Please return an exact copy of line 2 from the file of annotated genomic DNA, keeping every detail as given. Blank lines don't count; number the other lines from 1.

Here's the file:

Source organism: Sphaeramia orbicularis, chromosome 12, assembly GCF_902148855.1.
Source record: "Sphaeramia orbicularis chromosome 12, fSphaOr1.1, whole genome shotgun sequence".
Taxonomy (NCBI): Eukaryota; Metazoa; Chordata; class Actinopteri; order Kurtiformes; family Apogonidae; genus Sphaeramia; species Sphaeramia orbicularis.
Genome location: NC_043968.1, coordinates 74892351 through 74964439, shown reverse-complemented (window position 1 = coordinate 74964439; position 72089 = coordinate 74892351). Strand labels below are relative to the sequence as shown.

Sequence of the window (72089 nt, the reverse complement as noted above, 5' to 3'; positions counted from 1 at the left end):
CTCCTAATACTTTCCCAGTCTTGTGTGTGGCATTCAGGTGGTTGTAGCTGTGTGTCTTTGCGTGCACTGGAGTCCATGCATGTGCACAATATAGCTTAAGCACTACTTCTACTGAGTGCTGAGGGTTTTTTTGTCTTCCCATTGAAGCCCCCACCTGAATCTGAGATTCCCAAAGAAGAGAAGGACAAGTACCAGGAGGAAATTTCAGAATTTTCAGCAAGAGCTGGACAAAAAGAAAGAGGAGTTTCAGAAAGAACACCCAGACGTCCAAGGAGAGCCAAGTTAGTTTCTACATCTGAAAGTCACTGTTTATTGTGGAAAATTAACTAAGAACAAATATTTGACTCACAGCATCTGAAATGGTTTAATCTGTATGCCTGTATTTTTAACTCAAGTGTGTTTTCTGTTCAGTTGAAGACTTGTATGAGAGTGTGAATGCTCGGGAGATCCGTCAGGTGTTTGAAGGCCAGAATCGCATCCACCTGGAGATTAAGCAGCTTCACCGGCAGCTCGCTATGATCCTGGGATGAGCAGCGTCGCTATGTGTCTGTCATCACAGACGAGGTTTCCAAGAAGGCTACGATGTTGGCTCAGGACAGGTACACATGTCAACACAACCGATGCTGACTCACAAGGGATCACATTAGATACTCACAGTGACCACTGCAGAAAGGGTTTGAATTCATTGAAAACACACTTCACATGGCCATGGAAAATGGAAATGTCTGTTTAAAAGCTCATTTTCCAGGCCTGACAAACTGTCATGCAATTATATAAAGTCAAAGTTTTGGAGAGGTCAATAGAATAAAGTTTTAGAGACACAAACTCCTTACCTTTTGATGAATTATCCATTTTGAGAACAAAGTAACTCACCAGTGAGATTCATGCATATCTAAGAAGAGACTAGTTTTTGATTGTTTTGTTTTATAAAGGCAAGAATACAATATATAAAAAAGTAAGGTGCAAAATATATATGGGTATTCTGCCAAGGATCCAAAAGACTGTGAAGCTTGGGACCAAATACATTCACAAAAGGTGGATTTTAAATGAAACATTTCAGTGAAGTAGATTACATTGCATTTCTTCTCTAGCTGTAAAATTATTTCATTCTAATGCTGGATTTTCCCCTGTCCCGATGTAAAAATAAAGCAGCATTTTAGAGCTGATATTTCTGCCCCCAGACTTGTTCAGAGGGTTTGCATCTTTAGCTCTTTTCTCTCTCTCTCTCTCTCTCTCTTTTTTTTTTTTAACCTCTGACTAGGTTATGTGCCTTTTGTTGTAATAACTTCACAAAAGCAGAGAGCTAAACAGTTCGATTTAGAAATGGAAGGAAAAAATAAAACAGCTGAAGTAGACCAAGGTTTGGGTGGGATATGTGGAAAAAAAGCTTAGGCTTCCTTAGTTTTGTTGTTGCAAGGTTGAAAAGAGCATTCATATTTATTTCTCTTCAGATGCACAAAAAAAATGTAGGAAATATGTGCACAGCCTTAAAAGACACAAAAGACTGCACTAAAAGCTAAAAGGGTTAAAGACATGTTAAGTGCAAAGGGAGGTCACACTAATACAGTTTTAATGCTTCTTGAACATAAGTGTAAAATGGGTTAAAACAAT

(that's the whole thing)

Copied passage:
Source record: "Sphaeramia orbicularis chromosome 12, fSphaOr1.1, whole genome shotgun sequence".